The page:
[32] and
[33]. From a neutronic point of view, the use of LiF-BeF2 is recommended for the primary coolant.

(d) Since 2000, an innovative design of MSR, the Molten Salt Fast Reactor (MSFR) has been studied by CNRS-France

[37] and
[38]. The liquid fuel considered in this concept is LiF-ThF4-UF4 (77–20-3 mol%). Compared to the American MSRE and MSBR concepts, the MSFR operates with a fast neutronic spectrum. Under these conditions, the operating temperature of the reactor ranges between 650 and 850 °C, possibly higher than in the past American MSR systems. In this design, graphite is replaced by a metallic alloy.

In all these nuclear applications, the chemical resistance to the fluoride salts at high temperature is a key element in the choice of structural material. In the case of applications (b) and (d), the neutronic irradiation resistance must also be considered.

For the AHTR reactor system33, several alloys were studied by immersing metallic samples in static FLiNaK salt at 850 °C for 500 hours: Haynes-230, Inconel-617, Hastelloy-N, Hastelloy-X, Nb-1Zr, Incoloy-800H, Ni-201 (nearly pure Ni). For the four Ni-based alloys considered, Hastelloy-N, Hastelloy-X, Inconel-617 and Haynes-230, the weight loss due to corrosion was found to increase with the Cr-content of the alloy. For Haynes-230, the significant chromium loss triggered dissolution/precipitation phenomena, especially the formation of W-rich precipitates at grain boundaries. The refractory alloy Nb-1Zr exhibited severe corrosion and embrittlement. Due to the remarkably high corrosion resistance of Ni in molten fluoride salts, Ni-201, a predominantly Ni-containing alloy with no Cr, was virtually immune to attack.

Concerning fusion applications[20], [21], [22], [23], [24], [25], [26], [27], [28], [29] and [30], the material should be chemically compatible with FLiBe, resistant to radiation damage and have inherently low activation to avoid excessive waste management at the end of plant life. No currently available material can meet all these requirements. From the stand point of corrosion resistance at high temperature, Ni-based alloys are the most resistant structural material to the fluoride salts. That is due to both the high value of the redox system NiF2/Ni and the low solubility of NiF2 in FLiBe salt39. Nevertheless, high-nickel alloys are highly sensitive to neutron radiation damage and the activation products are longer-lived radioisotopes. The operating temperature of a fusion plant is lower than 650 °C and the chemical corrosion of steels and other metallic materials which meet low activation criteria may be slow enough at this temperature. Fe and V-based alloys containing Cr have been investigated in various molten salts[20], [21], [27] and [29]. 304 and 316 stainless steels were down-selected[17], [18] and [24]. Reactions in the fusion blanket lead to formation of tritium (T), for which the oxidation state depends on the melt redox potential: T(+I)F or T2(0).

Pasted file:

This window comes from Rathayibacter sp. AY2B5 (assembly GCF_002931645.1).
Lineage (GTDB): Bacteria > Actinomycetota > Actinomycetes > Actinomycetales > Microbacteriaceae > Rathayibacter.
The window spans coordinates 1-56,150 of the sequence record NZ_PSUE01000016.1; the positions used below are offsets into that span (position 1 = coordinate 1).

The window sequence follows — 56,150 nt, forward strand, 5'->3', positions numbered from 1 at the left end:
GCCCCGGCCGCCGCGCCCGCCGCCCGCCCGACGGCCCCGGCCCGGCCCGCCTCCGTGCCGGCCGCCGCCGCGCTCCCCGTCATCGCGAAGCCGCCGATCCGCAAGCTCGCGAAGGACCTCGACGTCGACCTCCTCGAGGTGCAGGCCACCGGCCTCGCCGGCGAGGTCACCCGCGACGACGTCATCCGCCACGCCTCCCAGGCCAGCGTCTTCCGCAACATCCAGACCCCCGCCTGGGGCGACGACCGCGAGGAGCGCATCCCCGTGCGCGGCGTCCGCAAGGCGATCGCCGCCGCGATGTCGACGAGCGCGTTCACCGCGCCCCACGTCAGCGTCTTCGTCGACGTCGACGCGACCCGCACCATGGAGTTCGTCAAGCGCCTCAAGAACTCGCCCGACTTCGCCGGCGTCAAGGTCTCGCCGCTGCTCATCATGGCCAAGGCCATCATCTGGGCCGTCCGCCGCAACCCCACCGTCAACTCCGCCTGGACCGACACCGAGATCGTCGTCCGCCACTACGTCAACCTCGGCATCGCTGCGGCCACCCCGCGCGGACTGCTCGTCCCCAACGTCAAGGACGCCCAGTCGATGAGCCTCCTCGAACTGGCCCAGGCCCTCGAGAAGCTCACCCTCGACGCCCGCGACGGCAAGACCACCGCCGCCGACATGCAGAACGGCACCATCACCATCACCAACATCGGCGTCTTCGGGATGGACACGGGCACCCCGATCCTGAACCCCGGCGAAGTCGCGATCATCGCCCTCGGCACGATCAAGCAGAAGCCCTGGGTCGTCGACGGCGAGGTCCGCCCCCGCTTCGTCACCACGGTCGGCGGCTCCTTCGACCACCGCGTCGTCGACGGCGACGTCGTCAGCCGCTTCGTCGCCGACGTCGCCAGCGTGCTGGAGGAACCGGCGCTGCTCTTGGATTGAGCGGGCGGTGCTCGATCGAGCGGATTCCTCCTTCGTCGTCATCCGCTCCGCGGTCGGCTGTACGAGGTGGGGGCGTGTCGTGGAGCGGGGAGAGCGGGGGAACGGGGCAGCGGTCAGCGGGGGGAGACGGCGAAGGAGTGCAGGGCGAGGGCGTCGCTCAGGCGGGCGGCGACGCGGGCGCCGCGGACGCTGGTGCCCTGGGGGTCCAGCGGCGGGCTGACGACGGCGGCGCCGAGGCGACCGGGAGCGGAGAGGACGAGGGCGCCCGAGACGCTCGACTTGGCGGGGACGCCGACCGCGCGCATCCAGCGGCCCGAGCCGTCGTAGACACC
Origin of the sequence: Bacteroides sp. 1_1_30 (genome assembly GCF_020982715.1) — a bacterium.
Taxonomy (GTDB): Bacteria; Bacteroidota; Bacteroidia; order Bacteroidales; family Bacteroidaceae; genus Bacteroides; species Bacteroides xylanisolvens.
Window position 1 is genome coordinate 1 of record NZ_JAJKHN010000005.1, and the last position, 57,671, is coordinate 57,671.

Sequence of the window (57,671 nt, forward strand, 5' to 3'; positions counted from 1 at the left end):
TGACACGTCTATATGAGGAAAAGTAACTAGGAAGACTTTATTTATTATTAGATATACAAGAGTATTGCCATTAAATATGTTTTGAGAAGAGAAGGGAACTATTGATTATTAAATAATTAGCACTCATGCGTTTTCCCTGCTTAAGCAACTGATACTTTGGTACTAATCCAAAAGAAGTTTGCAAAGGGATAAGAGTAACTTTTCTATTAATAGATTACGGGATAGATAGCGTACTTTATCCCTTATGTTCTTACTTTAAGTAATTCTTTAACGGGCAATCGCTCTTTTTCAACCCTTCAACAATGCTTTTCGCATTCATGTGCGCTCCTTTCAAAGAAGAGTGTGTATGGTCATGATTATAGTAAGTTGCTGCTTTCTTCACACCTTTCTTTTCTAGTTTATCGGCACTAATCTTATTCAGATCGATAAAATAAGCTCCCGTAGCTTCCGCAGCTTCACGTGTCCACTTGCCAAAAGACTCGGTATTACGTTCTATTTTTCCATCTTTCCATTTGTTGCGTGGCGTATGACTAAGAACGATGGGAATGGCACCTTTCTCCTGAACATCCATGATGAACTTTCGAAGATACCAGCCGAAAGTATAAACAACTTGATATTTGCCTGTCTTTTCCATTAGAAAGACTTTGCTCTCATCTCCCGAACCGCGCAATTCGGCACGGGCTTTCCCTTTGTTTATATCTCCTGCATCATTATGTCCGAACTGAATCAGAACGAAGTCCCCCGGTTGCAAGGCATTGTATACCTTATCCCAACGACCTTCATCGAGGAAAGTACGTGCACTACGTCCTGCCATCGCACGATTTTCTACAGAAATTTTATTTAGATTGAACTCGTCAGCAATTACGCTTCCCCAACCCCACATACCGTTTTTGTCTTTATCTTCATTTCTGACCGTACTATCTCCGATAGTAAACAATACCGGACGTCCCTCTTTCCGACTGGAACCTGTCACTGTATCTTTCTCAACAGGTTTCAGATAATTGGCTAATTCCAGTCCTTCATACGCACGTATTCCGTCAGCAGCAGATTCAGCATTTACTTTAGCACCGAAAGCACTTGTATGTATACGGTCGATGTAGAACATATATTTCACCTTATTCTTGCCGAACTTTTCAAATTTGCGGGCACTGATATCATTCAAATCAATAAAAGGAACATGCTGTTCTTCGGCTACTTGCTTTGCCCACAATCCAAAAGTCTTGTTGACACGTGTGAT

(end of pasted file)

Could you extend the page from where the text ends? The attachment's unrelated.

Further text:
Many papers describe material development for nuclear reactor applications[40], [41], [42], [43], [44], [45], [46], [47], [48] and [49]. Graphite presents an excellent compatibility with molten fluorides but cannot be used for structural applications. After preliminary tests, Cu, Mo, Nb, Ni and austenitic alloys were considered good candidates. However, Cu possesses insufficient mechanical resistance at high temperatures, and the forming of high Mo and Nb-alloys is complex. Corrosion tests have shown that Ni-based alloys were more resistant against chemical corrosion than the austenitic stainless alloys. For these two types of material, the chemical corrosion increases with the Cr content. Intensive corrosion of Inconel-600 was observed with void formation in the bulk due to the selective dissolution of Cr. The corrosion resistance of Hastelloy-B, without any Cr, is excellent, but it was ruled out due to inadequate forming possibilities46 and poor oxidation resistance in air. Decreasing the amount of Mo helps for forming and machining, and adding a small quantity of Cr limits air oxidation. An optimum Cr content of 6 to 8wt% was retained. Chemical composition of the MSRE structural alloy, Inor 8 or Hastelloy-N, followed these specifications. The dissolution rate of this alloy in fluoride molten salt at 700 °C was observed to be lower than 2.5 µm/year. However, experience from the MSRE has found that Ni-based alloys are embrittled under neutronic irradiation. Helium is produced (essentially) by the nuclear reaction, 58Ni (n,α) 55Fe, and nucleated as discrete voids within the alloy matrix. Nb and Ti are added into the metallic alloy to form intergranular carbides which are likely to trap helium atoms and prevent their diffusion along grain boundaries. The quantities of Ti and Nb should remain small to prevent the formation of Ni3(Ti, Nb) phases. The carbides stability depends on the temperature: at 650 °C, 0.5% Ti+Nb is sufficient while at 700 °C, 2% is necessary46.

Alloys strengthened by the addition of tungsten, to replace molybdenum, are under development[38] and [50]. These alloys boast an increased mechanical resistance at high temperature, as previously described38, while keeping the appropriate compatibility with molten fluorides. Hence such materials may allow higher operating temperatures (above 850 °C). Fabrication and analysis of W-rich alloys are ongoing in the frame of the European research project EVOL (EURATOM-FP7). Moreover, and as will be observed in the following, tungsten presents a higher chemical resistance against corrosion than molybdenum.

Main causes of chemical corrosion in fluoride molten salts

The chemical corrosion[41], [42] and [51] is due to the oxidation of a metal or an alloy in contact with its environment. Fig. 1 presents a schematic of the interface between the reacting element from the structural material and the molten salt medium.

Full-size image (29K) - Opens new window Full-size image (29K)